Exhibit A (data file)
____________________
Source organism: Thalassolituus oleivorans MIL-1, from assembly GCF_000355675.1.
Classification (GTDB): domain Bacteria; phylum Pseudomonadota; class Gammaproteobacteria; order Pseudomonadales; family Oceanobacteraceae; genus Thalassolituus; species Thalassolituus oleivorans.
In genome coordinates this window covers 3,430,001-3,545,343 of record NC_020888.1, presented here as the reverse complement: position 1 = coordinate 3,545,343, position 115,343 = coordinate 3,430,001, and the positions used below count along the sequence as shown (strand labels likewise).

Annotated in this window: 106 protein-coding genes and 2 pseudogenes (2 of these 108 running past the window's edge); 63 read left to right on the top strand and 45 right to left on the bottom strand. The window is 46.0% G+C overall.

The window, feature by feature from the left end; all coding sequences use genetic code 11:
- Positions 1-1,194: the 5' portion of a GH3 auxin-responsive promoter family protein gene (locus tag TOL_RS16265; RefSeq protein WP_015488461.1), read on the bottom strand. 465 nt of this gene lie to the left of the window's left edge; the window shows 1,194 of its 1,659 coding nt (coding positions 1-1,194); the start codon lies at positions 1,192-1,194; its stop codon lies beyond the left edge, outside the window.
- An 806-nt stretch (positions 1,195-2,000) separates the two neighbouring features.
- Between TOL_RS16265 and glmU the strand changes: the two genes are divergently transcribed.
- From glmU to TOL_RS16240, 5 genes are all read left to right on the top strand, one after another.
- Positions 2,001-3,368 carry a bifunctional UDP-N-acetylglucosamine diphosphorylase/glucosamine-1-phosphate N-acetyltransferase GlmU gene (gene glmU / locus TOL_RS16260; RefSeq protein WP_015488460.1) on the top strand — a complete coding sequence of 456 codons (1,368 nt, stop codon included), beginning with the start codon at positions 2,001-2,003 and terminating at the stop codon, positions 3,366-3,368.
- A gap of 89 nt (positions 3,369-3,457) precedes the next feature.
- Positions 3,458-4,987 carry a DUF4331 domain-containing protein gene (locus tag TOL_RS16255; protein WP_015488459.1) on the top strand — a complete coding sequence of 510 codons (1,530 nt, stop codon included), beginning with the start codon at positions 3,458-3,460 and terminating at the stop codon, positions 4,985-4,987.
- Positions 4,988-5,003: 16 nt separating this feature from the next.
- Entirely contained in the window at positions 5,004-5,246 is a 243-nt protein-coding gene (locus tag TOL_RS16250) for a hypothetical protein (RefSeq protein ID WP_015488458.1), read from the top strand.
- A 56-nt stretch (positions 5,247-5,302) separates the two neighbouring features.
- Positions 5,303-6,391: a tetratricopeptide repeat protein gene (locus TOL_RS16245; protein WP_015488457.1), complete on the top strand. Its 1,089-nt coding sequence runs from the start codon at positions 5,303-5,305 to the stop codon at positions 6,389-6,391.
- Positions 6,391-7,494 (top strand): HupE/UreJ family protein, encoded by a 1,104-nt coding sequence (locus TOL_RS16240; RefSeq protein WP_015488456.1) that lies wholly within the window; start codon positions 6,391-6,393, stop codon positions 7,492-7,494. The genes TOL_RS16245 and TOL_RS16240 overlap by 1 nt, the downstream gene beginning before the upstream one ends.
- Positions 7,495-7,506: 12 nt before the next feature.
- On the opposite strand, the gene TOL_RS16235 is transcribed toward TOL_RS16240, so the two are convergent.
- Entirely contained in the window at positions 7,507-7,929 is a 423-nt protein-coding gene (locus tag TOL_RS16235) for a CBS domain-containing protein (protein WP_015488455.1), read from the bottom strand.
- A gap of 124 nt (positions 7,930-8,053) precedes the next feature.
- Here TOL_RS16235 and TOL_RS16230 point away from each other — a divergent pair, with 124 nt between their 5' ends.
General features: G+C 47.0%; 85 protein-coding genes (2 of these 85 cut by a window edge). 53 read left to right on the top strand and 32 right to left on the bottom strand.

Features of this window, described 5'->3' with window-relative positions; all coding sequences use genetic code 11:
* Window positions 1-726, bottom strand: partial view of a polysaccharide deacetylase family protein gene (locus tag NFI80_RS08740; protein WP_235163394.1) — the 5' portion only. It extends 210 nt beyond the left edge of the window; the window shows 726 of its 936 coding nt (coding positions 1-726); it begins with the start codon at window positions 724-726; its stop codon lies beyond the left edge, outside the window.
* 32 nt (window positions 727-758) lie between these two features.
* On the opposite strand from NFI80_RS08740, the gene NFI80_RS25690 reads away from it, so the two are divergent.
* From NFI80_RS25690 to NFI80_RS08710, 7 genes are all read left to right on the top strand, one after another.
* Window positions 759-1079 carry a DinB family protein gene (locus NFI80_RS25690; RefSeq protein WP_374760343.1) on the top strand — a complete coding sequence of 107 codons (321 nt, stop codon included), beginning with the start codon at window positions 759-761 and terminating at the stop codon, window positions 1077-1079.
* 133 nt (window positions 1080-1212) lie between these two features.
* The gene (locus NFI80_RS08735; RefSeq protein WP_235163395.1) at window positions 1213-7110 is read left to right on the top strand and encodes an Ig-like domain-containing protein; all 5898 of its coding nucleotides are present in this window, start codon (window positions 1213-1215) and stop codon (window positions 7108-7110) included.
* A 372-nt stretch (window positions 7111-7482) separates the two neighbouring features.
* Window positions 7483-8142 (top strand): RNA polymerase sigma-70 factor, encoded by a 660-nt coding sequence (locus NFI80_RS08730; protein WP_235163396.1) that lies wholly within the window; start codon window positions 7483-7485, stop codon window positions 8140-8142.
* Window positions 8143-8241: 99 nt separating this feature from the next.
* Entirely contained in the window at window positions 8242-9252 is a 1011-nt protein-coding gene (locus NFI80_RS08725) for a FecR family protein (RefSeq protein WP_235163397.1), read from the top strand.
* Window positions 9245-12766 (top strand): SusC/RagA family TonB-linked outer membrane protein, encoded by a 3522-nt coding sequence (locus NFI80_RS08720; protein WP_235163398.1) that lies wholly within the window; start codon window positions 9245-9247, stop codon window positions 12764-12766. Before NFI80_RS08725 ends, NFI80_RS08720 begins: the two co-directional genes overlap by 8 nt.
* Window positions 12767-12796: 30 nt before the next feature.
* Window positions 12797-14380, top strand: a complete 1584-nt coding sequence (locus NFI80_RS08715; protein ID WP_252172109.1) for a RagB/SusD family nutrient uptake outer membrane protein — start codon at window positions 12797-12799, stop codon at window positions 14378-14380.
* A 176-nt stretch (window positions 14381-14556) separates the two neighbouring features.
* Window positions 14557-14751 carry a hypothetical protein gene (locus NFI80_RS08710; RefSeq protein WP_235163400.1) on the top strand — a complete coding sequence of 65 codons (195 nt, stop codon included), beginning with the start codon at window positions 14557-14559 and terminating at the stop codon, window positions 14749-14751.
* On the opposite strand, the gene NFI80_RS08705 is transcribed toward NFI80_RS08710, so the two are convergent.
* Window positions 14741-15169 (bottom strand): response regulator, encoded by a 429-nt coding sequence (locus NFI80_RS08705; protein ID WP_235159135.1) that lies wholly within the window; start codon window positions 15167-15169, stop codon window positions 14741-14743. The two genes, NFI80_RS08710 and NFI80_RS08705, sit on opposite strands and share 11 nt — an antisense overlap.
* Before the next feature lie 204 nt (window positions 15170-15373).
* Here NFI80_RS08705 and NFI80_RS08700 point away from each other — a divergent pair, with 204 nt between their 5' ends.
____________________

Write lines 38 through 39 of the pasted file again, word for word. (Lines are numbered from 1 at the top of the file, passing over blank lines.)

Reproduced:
* Window positions 12797-14380, top strand: a complete 1584-nt coding sequence (locus NFI80_RS08715; protein ID WP_252172109.1) for a RagB/SusD family nutrient uptake outer membrane protein — start codon at window positions 12797-12799, stop codon at window positions 14378-14380.
* A 176-nt stretch (window positions 14381-14556) separates the two neighbouring features.